1. basım. - Ankara : Vadi Kültür Sanat ve Yayıncılık A.Ş., 2018.
Book — 324 pages ; 21 cm.
In the Ottoman Empire, prisoners of war did not only include soldiers captured on the battlefield, but were an important part of the slave population in the Ottoman Empire with the women, men and children taken prisoner from the region. Who were these prisoners, how were they held captive? How were they distributed to the Ottoman geography? What kind of a process was waiting for them after capturing and deciding what to do during captivity? Fatma Sel Turhan has detailed analysis of how the war prisoner issue was applied in the Ottoman Empire in the 18th century. Within this scope, from the Karchofan to the Age, the prisoners of the Ottomans in the battles subject to the treaties, from the captives in the dungeons to the captives in the slave status, the geographies in which they were separated from their identities, the owners of what they experienced in the evictions carried out by the treaties and the difficulties encountered by these processes, In the light of an archival material, it focuses on understanding the concept of captivity in the Ottoman Empire.
Book — 1 online resource (xxx, 376 pages) : illustrations Digital: data file.
1 Front Matter
3 1 Introduction
4 2 Veterans with Disabilities in the 21st Century
5 3 Impairment, Disability, and Quality of Life
6 4 The Rating Schedule
7 5 The Medical Examination and Disability Rating Process
8 6 Medical Criteria for Ancillary Benefits
9 7 Individual Unemployability
10 8 Other Diagnostic Classification Systems and Rating Schedules
11 9 Service Connection on Aggravation and Secondary Bases
12 10 Conclusion: Into the 21st Century
13 A Biographical Sketches of Committee Members, Consultants, and Staff
14 B Committee Charge
15 C The Relationship Between Impairments and Earnings Losses in Multicondition Studies
16 D The Role of Medical Personnel in Selected Disability Benefit Programs
17 E Diagram: Assessing Impairment and Functional Disability.
(source: Nielsen Book Data)
21st Century System for Evaluating Veterans' Disability Benefits recommends improvements in the medical evaluation and rating of veterans for the benefits provided by the Department of Veterans Affairs (VA) to compensate for illnesses or injuries incurred in or aggravated by military service. Compensation is a monthly cash benefit based on a rating schedule that determines the degree of disability on a scale of 0 to 100. Although a disability rating may also entitle a veteran to ancillary services, such as vocational rehabilitation and employment services, the rating schedule is out of date medically and contains ambiguous criteria and obsolete conditions and language. The current rating schedule emphasizes impairment and limitations or loss of specific body structures and functions which may not predict disability well. 21st Century System for Evaluating Veterans' Disability Benefits recommends that this schedule could be revised to include modern concepts of disability including work disability, nonwork disability, and quality of life. In addition to the need for an updated rating schedule, this book highlights the need for the Department of Veterans' Affairs to devote additional resources to systematic analysis of how well it is providing services or how much the lives of veterans are being improved, as well as the need for a program of research oriented toward understanding and improving the effectiveness of its benefits programs. (source: Nielsen Book Data)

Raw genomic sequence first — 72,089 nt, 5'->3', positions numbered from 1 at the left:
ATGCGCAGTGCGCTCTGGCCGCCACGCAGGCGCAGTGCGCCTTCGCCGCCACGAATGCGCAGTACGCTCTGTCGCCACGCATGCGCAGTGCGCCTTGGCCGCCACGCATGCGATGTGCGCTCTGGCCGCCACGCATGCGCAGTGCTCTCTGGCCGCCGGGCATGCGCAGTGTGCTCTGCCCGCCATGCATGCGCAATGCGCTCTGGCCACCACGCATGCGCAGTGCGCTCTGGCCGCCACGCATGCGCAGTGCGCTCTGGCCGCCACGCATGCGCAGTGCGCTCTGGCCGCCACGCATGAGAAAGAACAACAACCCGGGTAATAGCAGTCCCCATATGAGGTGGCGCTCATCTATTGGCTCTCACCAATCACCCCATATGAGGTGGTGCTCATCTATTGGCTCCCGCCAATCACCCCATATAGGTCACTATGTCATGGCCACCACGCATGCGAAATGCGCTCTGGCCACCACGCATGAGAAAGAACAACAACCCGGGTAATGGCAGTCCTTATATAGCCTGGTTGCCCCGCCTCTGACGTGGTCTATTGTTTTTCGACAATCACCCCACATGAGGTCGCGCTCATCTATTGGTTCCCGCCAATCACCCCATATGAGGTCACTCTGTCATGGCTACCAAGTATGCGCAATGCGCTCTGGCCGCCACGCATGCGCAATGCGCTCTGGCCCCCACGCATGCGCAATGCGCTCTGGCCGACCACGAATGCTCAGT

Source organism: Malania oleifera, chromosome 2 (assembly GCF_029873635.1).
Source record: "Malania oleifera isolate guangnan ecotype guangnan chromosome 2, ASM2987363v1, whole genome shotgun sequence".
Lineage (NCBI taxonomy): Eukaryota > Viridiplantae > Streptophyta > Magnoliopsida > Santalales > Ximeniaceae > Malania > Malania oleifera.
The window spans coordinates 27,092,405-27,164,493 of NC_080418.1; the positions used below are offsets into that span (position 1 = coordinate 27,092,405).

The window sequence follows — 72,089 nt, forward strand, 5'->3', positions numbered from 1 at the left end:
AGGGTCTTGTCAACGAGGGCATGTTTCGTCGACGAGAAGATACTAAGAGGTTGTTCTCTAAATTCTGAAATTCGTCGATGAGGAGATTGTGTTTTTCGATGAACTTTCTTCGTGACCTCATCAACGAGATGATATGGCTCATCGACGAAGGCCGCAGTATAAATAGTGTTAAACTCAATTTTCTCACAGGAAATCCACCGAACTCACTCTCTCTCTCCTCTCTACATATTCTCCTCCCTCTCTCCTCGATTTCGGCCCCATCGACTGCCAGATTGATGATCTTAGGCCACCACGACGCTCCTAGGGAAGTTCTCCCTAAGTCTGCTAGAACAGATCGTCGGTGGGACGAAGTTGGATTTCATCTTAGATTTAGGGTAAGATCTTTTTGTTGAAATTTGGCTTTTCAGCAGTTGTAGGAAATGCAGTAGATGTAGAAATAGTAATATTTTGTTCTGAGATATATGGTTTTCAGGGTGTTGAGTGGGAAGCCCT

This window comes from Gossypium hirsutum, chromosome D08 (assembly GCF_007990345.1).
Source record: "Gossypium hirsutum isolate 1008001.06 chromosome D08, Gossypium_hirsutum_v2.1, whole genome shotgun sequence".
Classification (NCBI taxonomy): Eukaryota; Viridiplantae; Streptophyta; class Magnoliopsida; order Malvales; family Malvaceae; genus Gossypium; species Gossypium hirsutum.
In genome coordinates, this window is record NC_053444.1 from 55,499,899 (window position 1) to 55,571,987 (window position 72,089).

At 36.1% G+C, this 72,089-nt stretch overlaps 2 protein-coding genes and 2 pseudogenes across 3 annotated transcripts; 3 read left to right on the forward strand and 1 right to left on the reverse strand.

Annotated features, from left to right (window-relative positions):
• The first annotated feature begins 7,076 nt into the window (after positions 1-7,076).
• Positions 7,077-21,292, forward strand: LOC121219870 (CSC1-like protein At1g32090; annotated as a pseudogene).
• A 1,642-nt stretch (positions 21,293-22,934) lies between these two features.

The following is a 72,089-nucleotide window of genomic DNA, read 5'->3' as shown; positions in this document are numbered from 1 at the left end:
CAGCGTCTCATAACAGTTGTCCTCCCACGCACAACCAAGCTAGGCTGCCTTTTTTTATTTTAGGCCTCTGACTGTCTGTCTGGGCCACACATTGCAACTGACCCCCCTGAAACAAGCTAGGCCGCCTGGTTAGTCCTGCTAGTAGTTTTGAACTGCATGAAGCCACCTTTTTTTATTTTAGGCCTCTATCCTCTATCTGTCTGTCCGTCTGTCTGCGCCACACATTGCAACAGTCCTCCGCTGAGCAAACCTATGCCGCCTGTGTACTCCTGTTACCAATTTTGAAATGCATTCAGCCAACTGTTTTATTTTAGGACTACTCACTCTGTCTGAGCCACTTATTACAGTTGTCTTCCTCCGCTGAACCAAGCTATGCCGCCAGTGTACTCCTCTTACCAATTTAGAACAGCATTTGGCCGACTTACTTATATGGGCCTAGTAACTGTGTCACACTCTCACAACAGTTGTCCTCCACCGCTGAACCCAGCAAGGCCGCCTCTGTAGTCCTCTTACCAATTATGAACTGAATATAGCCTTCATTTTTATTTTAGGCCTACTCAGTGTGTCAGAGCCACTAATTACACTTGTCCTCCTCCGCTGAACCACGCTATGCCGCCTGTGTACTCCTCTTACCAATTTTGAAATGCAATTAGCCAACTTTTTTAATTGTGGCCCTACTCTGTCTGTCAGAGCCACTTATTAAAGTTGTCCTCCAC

Book — 315 p., 16 p. of plates ; ill. (some col.), maps, ports. : 24 cm.
"32 Battalion" is the gripping inside story of South Africa's most controversial fighting unit of the 1970s and 1980s. Originally formed in order to lend support to the FNLA and UNITA in the Angolan war, 32 Battalion quickly gained the reputation of being an unconventional, secretive, yet highly effective group. Written by a man who was intimately involved with the unit and served as its Regimental Sergeant Major for two years, the book aims to explode the myths surrounding the legendary 32 and set the record straight. It records how and why 32 Battalion was formed, explores its unique identity forged by the men who fought in it, details the many operations in which they participated, and concludes with its eventual disbandment at the dawn of a new South Africa. What they did, and how they did it, would earn this controversial group official recognition as the best fighting unit in the South African Army since World War II. (source: Nielsen Book Data)
Los Angeles : Glendora Striker's Defense Committee, 
Book — 1 sheet (12 panels) ; 28 x 38 cm (originally folded to 20 x 23 cm)
Asks the public to support a defense fund for striking conscientious objectors being held in Civilian Public Service Camp no. 76 in Glendora, California. The camp operated from January 1943 to December 1946, employing the conscientious objectors in soil conservation or forestry projects for which they received no pay.